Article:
Formulas for Gülen’s execution
During the cabinet meeting presided over by President Recep Tayyip Erdoğan earlier this week, the reinstatement of capital punishment was among the key issues. He looked in the face of cabinet ministers and asked: “What will happen for my 241 martyrs [killed during the military coup attempt]? Will those who killed them not give an account of it?”
The legal arrangement that abolished the death penalty was overseen by the ruling Justice and Development Party (AK Party) in 2004. Cabinet this week discussed the issue from the perspective of the EU acquis, Protocol Number 13 in which Turkey totally abolished capital punishment, and Article 90 of the constitution. The drawbacks of taking the death penalty to a referendum were also discussed.
It was Erdoğan himself who brought the subject of reinstating the death penalty to the agenda. “If parliament reintroduces the death penalty, I would endorse it,” he said.
Prime Minister Binali Yıldırım, meanwhile, has adopted a calmer stance on the issue. The prevailing belief had been that capital punishment would not be brought to parliament, so Erdoğan will never in the end need to ratify it. However, with Nationalist Movement Party (MHP) leader Devlet Bahçeli’s recent declaration that they should “finish this business together,” it became impossible to ignore the parliamentary route.
Personally, I don’t think President Erdoğan has been bluffing. I believe he is sincere on the subject of the death penalty.
There are two particularly important aspects to reintroducing the death penalty. The first is whether it would be retroactive; the second is about what it would cover.
My opinion is not as clear-cut as fellow Hürriyet columnist Ahmet Hakan, who wrote that there is no way the death penalty could include Fethullah Gülen or Abdullah Öcalan.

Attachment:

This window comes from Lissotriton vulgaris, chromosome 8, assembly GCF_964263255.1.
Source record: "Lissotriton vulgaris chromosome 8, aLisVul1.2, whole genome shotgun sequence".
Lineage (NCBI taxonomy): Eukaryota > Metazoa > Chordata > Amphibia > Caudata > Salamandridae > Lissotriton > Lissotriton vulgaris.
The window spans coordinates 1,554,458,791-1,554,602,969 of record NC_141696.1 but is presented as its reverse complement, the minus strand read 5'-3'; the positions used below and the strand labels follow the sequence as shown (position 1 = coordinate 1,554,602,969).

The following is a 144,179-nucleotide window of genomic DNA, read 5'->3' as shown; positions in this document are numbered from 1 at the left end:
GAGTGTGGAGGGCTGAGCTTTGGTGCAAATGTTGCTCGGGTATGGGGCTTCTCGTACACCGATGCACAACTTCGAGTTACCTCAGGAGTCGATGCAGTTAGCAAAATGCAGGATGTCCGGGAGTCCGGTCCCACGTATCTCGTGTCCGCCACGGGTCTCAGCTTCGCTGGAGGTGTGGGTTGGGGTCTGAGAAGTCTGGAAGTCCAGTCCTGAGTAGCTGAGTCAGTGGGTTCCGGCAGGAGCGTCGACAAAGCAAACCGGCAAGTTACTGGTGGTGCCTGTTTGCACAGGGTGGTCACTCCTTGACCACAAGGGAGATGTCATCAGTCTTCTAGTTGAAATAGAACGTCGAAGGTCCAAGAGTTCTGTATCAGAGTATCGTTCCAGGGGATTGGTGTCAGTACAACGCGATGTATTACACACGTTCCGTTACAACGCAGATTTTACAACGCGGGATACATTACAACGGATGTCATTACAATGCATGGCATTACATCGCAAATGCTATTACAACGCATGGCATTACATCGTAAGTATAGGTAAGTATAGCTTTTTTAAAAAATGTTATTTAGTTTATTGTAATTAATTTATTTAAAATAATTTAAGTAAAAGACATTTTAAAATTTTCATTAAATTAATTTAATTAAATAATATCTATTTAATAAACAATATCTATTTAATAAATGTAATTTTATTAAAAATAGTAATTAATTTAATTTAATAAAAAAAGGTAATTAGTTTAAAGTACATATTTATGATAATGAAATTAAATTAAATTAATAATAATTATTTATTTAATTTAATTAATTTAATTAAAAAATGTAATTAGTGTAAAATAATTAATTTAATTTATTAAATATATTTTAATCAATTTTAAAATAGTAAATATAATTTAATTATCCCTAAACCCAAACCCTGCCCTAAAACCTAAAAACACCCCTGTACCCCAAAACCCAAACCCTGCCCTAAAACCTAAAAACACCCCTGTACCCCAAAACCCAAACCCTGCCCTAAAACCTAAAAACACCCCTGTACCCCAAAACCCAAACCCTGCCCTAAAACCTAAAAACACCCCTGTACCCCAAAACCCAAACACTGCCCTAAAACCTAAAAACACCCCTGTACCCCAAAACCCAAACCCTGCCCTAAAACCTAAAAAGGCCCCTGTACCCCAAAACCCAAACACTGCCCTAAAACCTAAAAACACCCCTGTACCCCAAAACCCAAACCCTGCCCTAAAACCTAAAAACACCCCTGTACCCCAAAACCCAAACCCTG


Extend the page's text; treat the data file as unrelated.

The reintroduced death penalty would cover war crimes, threats of war, terrorism, coup d’états, attempted coup d’états and the sexual abuse of children.
On Oct. 3, 2001, with an arrangement carried out by Constitution Committee head Ahmet İyimaya, a clause was introduced stating that “the death penalty is inapplicable apart from war, imminent threat of war, and terror crimes.” This clause was abolished from our legal system in 2004 by the AK Party.
Now, coup d’états, attempted coup d’états and sexual abuse of children will be added to the exceptional cases in that original 2001 clause. However, an internal debate has still not been held within the AK Party and no work has yet been launched.
Article 15 of the constitution states that “offences and penalties cannot be made retroactive.” There is no objection to this clause but President Erdoğan wants the death penalty to be reintroduced, especially for the July 15 coup attempt. In this case, will the death sentence be valid for Fethullah Gülen? Legal experts point to the concepts of “process crimes, continual crimes, chain crimes and uninterrupted crimes,” and similar formulas are being looked into.
The investigation into the July 15 coup attempt is still ongoing. New information and documents are being found every day. Just yesterday another name, Kemal Batmaz, appeared alongside the number one civilian name in the coup, the incognito Adil Öksüz, who is accused of carrying out the coup plan for Gülen. Further into the process, it is possible that new evidence and witnesses will emerge proving that Gülen was the leader of the coup.
When President Erdoğan asks about bringing the deaths of 241 people to account, he is not only referring to those who dropped bombs and opened fire on the people. He is also targeting those who took part in the coup and committed these murders, as well as the planners and rulers of the coup, together with the leader of the coup.
In short, a formula is being worked on to ensure that the death penalty covers the July 15 coup attempt and Gülen himself.
So, will the coup plotters be sentenced to death but the outlawed Kurdistan Workers’ Party (PKK) and Islamic State of Iraq and the Levant (ISIL) terrorists who kill soldiers be left out of the scope of capital punishment? Will the MHP agree to a formula that does not cover the PKK?
Because of jailed PKK leader Abdullah Öcalan’s life sentence verdict, he cannot be sentenced to death for the same crimes. However, if proof of a connection to a new act is found and he is sentenced to death in a new trial, it is different.
Clearly, there are endless formulas in justice.